Twitter to scrap it’s work from home policy
What does this mean for you?
Chief Twit (his words) Elon Musk, further to his mass staff cull, has scrapped Twitter’s working from home policy and ordered all staff back to the office. The question on most people’s lips when they hear about this will be “could my employer do the same to me?” This blog attempts to answer that very question.
The best place to start is your contract of employment, which probably lists a place of work. If your place of work is listed as an office building and your contract has no mention of a work from home policy, then your employer may be on safe ground to ask you to permanently return to the office.
However, if you have been working on a remote/hybrid basis for a long period of time, it is possible that your contract may have been impliedly varied by this practice. If that is the case, your employer will need your consent for you to return to the office on a full time basis. This comes with a caveat, though: If you are working on a remote/hybrid basis for a while but your employer has made it clear that it is a strictly temporary arrangement that is in place solely because of the pandemic, it is unlikely that any contractual variation has occurred and they probably will be able to insist on you returning to the office without your agreement.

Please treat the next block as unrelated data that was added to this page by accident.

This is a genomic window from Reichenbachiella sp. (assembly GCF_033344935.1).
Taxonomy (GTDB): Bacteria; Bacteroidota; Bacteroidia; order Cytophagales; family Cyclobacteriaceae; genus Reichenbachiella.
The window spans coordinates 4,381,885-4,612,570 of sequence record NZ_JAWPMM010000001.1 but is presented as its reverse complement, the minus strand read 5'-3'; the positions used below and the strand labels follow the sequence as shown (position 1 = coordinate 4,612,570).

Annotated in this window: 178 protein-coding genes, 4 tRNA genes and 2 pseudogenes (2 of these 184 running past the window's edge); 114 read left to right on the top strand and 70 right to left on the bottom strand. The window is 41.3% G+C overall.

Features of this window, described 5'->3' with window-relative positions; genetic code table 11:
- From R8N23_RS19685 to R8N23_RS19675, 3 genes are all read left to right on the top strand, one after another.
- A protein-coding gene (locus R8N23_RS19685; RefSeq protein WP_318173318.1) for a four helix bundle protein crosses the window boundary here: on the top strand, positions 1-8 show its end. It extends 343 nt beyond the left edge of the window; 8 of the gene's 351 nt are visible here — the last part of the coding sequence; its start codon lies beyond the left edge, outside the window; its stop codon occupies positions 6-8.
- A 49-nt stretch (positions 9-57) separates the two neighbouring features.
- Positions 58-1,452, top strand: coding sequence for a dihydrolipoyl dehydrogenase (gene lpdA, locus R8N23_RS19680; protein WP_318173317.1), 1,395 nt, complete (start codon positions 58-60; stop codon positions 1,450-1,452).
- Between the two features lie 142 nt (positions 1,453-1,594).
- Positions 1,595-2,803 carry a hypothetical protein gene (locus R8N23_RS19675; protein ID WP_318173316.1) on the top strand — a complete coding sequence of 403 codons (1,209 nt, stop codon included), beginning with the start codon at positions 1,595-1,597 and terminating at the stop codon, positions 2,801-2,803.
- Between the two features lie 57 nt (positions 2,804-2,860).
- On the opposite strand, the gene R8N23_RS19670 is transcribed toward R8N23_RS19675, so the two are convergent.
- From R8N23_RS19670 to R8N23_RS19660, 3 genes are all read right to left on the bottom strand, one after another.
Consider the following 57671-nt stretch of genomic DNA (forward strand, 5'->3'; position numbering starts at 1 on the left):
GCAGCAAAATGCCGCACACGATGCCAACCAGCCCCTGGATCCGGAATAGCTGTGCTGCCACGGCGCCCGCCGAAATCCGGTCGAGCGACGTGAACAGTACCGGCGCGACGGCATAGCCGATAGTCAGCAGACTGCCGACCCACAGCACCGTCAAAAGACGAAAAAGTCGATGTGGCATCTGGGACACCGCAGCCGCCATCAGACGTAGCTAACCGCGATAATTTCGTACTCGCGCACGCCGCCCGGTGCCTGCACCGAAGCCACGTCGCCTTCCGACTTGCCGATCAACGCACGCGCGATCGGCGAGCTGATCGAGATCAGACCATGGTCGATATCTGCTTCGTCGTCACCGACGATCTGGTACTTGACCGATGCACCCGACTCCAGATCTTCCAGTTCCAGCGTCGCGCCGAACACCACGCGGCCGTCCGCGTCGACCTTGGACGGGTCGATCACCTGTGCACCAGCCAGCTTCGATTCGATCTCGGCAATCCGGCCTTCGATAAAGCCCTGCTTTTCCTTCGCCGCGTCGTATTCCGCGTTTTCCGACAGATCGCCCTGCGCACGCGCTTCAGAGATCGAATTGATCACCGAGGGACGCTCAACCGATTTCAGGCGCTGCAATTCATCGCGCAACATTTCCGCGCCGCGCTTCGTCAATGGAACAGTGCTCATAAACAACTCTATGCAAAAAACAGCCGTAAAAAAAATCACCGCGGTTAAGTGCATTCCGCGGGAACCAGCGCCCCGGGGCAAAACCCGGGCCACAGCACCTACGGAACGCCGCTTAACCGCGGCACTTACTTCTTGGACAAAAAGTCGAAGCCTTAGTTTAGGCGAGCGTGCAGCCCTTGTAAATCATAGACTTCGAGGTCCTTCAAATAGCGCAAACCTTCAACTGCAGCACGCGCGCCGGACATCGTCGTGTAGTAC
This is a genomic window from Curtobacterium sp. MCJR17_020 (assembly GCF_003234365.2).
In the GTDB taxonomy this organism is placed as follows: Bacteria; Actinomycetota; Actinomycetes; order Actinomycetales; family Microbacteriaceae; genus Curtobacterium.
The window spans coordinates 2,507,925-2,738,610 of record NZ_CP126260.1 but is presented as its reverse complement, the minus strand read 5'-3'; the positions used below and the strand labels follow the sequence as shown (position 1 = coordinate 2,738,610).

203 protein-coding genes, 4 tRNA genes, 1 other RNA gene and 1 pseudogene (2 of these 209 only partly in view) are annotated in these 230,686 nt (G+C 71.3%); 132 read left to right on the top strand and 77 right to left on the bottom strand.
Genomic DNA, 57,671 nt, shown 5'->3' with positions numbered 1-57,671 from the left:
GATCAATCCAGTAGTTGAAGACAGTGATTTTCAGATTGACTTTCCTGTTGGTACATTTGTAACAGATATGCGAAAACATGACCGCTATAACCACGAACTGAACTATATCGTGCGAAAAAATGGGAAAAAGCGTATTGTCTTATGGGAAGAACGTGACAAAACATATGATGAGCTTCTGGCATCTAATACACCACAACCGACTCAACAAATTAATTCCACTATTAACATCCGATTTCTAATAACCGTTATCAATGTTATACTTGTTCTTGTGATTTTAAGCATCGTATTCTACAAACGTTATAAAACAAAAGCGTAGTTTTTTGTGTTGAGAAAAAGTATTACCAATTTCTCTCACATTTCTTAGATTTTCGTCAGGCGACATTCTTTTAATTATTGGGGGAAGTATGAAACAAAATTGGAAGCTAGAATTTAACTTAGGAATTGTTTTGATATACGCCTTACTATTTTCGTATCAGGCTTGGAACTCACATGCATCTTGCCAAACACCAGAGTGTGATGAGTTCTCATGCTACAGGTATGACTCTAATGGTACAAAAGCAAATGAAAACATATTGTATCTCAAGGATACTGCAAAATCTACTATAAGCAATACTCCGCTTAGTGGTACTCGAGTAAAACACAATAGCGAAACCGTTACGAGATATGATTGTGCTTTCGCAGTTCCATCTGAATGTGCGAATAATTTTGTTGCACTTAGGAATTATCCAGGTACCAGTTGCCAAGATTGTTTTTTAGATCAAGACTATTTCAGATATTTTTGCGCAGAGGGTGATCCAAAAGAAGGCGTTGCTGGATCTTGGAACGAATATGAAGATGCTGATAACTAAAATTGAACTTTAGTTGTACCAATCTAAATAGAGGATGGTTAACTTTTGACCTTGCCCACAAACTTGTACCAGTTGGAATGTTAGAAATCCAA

If your contract specifies that you will work under a remote/hybrid working arrangement, any variation to this, for example a permanent return to the office, will need to be agreed by you.
So, what if you don’t consent to a variation of your contract that would see you returning to the office? Put simply, if you don’t agree, your employer cannot impose the change as this would be a breach of contract. However, they may be able to terminate your contract and re-engage you on their preferred revised terms. Obviously, this is risky for them as the termination of a contract could give rise to various court proceedings.
The employee/employer relationship is one of give and take, compromise and common sense. These two factors, along with good communication, should be enough to resolve any dispute around working location before solicitors need to be involved. If this is not the case, didlaw can help, so don’t hesitate to get in touch. This blog was written by Jack Dooley, Trainee Solicitor at didlaw.